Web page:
Negotiators near agreement on second stimulus check in long-delayed COVID-19 aid bill

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Top congressional leaders are closing in on an agreement on a long-delayed COVID-19 relief package, hoping to seal a deal as early as Wednesday that would extend aid to individuals and businesses and help ship coronavirus vaccines to millions.

Sen. Joe Manchin, D-W.Va., a coauthor of a $908 billion bipartisan package, said leadership negotiators are closing in on an agreement that would extend direct payments of $500-$600 to most Americans but would deny Democratic negotiators long-sought aid to state and local governments.

“We made major headway toward hammering out a bipartisan relief package,” said Senate Majority Leader Mitch McConnell, R-Ky.

The negotiators are closing in on an agreement around $900 billion, which would include a new round of stimulus checks, enhanced federal unemployment insurance benefits, and other avenues for delivering aid to states, localities, territories and tribes, according to two people familiar with the talks and authorized to characterize them. Their statement said that a GOP-sought provision shielding businesses from COVID-19-related lawsuits would be dropped.

“I think they’re basically now putting it all together,” Manchin said on CNN. “We were able to break the gridlock.”

Other aides following the talks offered more cautious assessments. The emerging package is serving as a magnet for add-ons and the two sides continue to swap offers.

It is also apparent that another temporary spending bill will be needed to prevent a government shutdown at midnight on Friday. That is likely to easily pass.

House lawmakers are returning to Washington Wednesday in hopes of a vote soon on the emerging package, which would combine the $900 billion in COVID-19 relief with a $1.4 trillion governmentwide funding bill and a host of other remaining congressional business.

A new edict from House Speaker Nancy Pelosi, D-Calif., requires members to wear masks at all times on the House floor, including while speaking.

Negotiations on COVID-19 relief intensified on Tuesday after months of futility. The top Democratic and Republican leaders of Congress met twice in hopes of finally cementing a leadership agreement that would revive subsidies for businesses hit hard by the pandemic, help distribute new coronavirus vaccines, fund schools and renew soon-to-expire jobless benefits.

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Republicans labored to keep the price tag for the long-delayed rescue package in check, seeking to prevail in a battle over help for state and local governments, while capping the cost of bonus jobless benefits and direct payments sought by Democrats.

After two meetings in Pelosi’s Capitol suite, where Democrats pressed for more generous steps such as direct payments of to help individuals struggling in the COVID-19 economy, House Minority Leader Kevin McCarthy, R-Calif., gave an upbeat assessment.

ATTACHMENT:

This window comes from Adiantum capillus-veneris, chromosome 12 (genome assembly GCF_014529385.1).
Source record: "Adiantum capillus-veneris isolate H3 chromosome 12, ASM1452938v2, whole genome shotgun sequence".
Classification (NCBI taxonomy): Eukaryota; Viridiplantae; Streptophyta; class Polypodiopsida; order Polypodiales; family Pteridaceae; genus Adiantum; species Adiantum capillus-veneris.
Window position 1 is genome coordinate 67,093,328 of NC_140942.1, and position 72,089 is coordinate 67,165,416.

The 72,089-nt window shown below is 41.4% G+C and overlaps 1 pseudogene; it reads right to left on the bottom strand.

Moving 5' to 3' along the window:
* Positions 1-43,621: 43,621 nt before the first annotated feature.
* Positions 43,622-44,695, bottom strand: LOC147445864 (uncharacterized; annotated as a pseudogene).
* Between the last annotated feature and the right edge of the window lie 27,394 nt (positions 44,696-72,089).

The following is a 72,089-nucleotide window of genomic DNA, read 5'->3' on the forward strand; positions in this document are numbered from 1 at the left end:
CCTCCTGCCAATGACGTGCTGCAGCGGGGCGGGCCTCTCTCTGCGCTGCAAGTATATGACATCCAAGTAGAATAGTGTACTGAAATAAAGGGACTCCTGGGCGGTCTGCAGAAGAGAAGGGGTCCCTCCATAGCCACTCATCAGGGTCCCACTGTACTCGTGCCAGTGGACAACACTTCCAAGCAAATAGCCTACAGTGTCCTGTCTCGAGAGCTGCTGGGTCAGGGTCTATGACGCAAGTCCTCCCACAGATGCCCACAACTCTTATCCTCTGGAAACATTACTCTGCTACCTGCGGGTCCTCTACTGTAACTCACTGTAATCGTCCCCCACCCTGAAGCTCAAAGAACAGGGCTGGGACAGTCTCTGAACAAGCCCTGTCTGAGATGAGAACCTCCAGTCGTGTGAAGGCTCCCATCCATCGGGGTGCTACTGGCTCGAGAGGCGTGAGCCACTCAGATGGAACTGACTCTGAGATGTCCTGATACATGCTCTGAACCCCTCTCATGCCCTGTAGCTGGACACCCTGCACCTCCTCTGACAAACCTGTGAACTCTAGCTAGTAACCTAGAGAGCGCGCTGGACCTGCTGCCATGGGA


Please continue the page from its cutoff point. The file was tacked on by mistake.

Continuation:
“I think we’ve built a lot of trust,” McCarthy said. “I think we’re moving in the right direction. I think there’s a possibility of getting it done.”

The uptick in activity could be a sign that an agreement is near, though COVID-19 relief talks have been notoriously difficult.

Pressure for a deal is intense. Unemployment benefits run out Dec. 26 for more than 10 million people. Many businesses are barely hanging on after nine months of the pandemic. And money is needed to distribute new vaccines that are finally offering hope for returning the country to normal.

McConnell is playing a strong hand in the lame-duck session and pushed hard to get Democrats to drop a much-sought $160 billion state and local government aid package. Several senior Democrats, including close allies of President-elect Joe Biden — who is eager for an agreement — have said they would go along now and fight for the aid next year. Democrats cited other gains for states and localities in the emerging deal such as help for transit systems and vaccine distribution.

Pelosi has insisted for months that state and local aid would be in any final bill, but as time is running out, Democrats appear unwilling to hold the rest of the package hostage over the demand.

“We’re not going home until this is done,” Sen. Joe Manchin, D-W.Va., said on CNN Tuesday morning. “We’ve got to get people a lifeline.”

Manchin is an architect of a bipartisan $748 billion aid package that is aimed at serving as a template for the leadership talks. President Donald Trump’s chief negotiator, Treasury Secretary Steven Mnuchin, supports a package with many similar elements. There is also bipartisan support for transportation and transit assistance, funding for rural internet service and help for the Postal Service, among other provisions.

Lawmakers also worked to finalize a yearend catchall funding package that will be the basis for the last significant legislation of the Trump presidency.

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